Not A Drop To Drink by Mindy McGinnis
Publisher: Katherine Tegen Books
Publication Date: September 24, 2013
Rating: 3 stars
Source: eARC from Edelweiss
Summary (from Goodreads):
Regret was for people with nothing to defend, people who had no water.
Lynn knows every threat to her pond: drought, a snowless winter, coyotes, and, most importantly, people looking for a drink. She makes sure anyone who comes near the pond leaves thirsty, or doesn't leave at all.
Confident in her own abilities, Lynn has no use for the world beyond the nearby fields and forest. Having a life means dedicating it to survival, and the constant work of gathering wood and water. Having a pond requires the fortitude to protect it, something Mother taught her well during their quiet hours on the rooftop, rifles in hand.
But wisps of smoke on the horizon mean one thing: strangers. The mysterious footprints by the pond, nighttime threats, and gunshots make it all too clear Lynn has exactly what they want, and they won’t stop until they get it…
What I Liked:
As you can tell from my rating, I'm right in the middle, with this book. I don't know what to think about it. I don't have a solid opinion (yet), so I'm going with three stars. On the one hand, I guess I liked the story at least a little, because I read it and finished it without too much trouble. On the other hand, I'm feeling a bit apathetic, which is never a great feeling.
Lynn and her mother are out in the wild, living alone (together, but alone), guarding their pond. Water is scarce, fresh water is basically unheard of, and any source is as good as any. The pond is precious, and Lynn and her mother will do anything - even kill - to keep the pond from others. Strangers arrive by the stream. Changes are afoot. This is Lynn's story of survival, as well as the story of survival of others.
One thing that I can tell you know is that I really liked how McGinnis killed off characters left and right. I mean, it's a post-apocalyptic survival novel, so would you expect any less? But it took me aback, because many times in YA literature, authors are afraid to kill off characters, because they don't want to upset their audience. Yeah, whatever. McGinnis axed so many characters. I liked that.
That really stood out to me. Otherwise, this book was kind of meh. I guess I liked it, but it's one of those books that is just sort of there. It didn't jump out and grab me by the nose, but it didn't make me feel like I should strangle something with my bare hands.
The plot was meh (see below), the cadence of the book was meh (see below), even the romance was meh. I guess I liked the romance a bit, because it wasn't overwhelming. At the same time, it was barely even there. I feel like Lynn and the guy barely had any scenes together, until the last major part of the book, and of course, that's when many things change.
Yeah, I'm not sure what else to say. The ending was meh. I honestly was not invested enough to get upset or delighted or whatever I should have been feeling (like a normal person). This could be just me!
What I Did Not Like:
My overall feeling is apathy, so I don't really know what to say here either. I wasn't the biggest fan of the plot. It kind of just meandered along, and I wasn't really sure to expect from the climax and ending. Like, I was almost to the end, and I was like, what could McGinnis possibly do to actually have a climax in this book? I was confused. I guess the plot was more of a narration than Freytag's Pyramid, which is... okay, but not interesting, for this type of book. Yes, it's a survival story. But it's a story. It should have a plot. And climax. In my opinion.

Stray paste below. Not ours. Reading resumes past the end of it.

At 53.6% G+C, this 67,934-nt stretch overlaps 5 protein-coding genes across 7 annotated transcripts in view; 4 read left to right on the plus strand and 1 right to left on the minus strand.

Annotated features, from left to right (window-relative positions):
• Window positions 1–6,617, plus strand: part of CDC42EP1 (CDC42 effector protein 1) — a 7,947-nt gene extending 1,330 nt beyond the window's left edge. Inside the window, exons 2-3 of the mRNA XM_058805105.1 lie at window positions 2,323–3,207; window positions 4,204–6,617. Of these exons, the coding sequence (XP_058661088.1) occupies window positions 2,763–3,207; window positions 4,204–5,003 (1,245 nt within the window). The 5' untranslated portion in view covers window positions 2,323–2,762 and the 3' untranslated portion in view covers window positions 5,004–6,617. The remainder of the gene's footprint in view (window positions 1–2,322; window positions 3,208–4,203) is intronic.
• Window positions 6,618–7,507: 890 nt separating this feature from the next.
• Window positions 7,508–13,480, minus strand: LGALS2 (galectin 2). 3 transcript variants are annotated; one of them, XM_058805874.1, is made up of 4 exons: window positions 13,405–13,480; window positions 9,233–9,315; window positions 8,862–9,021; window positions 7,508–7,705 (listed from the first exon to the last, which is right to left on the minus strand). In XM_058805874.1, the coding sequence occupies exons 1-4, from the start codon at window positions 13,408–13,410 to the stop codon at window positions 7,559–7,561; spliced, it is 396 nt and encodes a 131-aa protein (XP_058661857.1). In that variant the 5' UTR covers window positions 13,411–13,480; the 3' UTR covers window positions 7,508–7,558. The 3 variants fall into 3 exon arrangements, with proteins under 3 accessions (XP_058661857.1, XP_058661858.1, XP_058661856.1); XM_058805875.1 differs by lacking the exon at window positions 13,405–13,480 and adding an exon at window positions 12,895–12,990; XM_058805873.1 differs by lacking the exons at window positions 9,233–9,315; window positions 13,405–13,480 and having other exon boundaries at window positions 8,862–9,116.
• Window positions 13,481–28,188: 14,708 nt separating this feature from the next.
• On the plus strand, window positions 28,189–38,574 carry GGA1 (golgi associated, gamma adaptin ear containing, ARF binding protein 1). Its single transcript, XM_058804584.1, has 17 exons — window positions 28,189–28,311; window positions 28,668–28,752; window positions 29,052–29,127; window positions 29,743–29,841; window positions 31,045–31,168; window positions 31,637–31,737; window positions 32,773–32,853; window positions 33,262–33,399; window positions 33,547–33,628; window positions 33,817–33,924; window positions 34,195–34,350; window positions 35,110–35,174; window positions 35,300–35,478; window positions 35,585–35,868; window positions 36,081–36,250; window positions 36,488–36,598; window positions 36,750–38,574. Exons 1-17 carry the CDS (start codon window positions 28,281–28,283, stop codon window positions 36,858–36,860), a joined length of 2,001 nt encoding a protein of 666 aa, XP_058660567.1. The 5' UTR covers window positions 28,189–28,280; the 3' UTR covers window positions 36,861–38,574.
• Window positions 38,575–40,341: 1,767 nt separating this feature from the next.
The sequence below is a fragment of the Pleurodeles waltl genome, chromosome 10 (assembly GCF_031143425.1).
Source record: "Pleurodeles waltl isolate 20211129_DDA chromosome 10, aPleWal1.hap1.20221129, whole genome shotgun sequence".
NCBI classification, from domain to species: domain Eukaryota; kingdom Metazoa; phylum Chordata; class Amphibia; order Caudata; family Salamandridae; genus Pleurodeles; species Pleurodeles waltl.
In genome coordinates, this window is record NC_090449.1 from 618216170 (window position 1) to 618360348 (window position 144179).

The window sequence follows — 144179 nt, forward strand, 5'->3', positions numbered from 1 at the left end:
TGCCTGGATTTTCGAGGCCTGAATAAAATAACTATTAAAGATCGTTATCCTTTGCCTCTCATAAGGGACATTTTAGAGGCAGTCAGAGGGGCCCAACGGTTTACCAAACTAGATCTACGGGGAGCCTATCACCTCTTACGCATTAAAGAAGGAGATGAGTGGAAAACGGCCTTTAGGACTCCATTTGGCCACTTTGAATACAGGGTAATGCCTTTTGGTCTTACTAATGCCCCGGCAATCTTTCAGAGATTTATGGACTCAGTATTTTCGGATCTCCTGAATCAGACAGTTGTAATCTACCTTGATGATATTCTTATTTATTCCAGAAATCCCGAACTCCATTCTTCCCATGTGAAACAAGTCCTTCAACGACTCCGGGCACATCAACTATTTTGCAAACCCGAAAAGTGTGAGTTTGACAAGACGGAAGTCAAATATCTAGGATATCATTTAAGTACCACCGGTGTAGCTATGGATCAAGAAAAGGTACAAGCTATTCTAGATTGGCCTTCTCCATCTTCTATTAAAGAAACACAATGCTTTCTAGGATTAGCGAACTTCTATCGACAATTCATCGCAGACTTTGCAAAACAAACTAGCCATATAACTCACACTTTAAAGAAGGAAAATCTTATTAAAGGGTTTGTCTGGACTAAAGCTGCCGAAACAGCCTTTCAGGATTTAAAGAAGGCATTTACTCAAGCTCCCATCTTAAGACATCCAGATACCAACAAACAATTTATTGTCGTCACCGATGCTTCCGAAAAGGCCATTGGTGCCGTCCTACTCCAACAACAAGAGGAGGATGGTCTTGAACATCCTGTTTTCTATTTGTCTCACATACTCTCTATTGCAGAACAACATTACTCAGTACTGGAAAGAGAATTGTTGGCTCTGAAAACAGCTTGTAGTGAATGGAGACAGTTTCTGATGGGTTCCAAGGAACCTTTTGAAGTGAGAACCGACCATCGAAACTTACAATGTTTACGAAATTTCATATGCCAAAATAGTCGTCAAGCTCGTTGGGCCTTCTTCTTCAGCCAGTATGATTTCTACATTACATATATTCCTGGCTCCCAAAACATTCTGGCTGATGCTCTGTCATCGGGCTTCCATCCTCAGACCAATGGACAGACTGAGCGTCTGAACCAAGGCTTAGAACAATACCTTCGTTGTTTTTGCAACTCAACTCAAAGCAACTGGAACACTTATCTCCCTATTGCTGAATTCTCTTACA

The feel (mood) or cadence of the story was also very meandering-like. In music (I play the piano), I would call the tempo of this book "andante" - very much like walking speed. Things happened very slowly, and when actual things happened (besides Lynn killing people at her house), they happened in a way that you could probably miss them if you weren't reading carefully. And then you'd be like, who's this person? When was she introduced? Why is that person catching grasshoppers?
As far as survival stories go, this one isn't my favorite. It's an interesting take on a very significant topic (scarcity of water resources), and as an environmental engineer, I approve of the use of a major environmental issue in a YA novel. But the survival aspect of the story didn't really appeal to me.
Honestly, neither did any of the characters. I really did not connect with any of the characters - and if I *might* have, there was a good chance that McGinnis would kill them, so in the back of my head, I probably told myself not to get attached. But in all seriousness, I didn't really connect with Lynn or anyone else. Which is too bad.
The romance, eh. It wasn't really there, in my opinion. I liked and disliked this. On the one hand, at least the romance didn't take over the novel. On the other hand, I feel like Lynn and the guy barely connected. They weren't even together, like, in the same scenes, for a good part of the book!
The ending - see above. I'm very meh about the ending. Like, by then, I really didn't care.
Would I Recommend It:
Uhm. Yes and no. Yes, in that maybe you'll actually feel something towards this book, unlike me. It could have been circumstantial - maybe it wasn't the right time for me to read it, or I wasn't in the mood, but honestly, I highly doubt that. So, at the same time, not really (would I recommend it). My goal is to read all of the Friday the Thirteeners books, and this is one of them, so there's that.
3 stars. Eh. Meh. Could have been better. Could have been worse.
Was this review helpful? Please let me know in the comments section!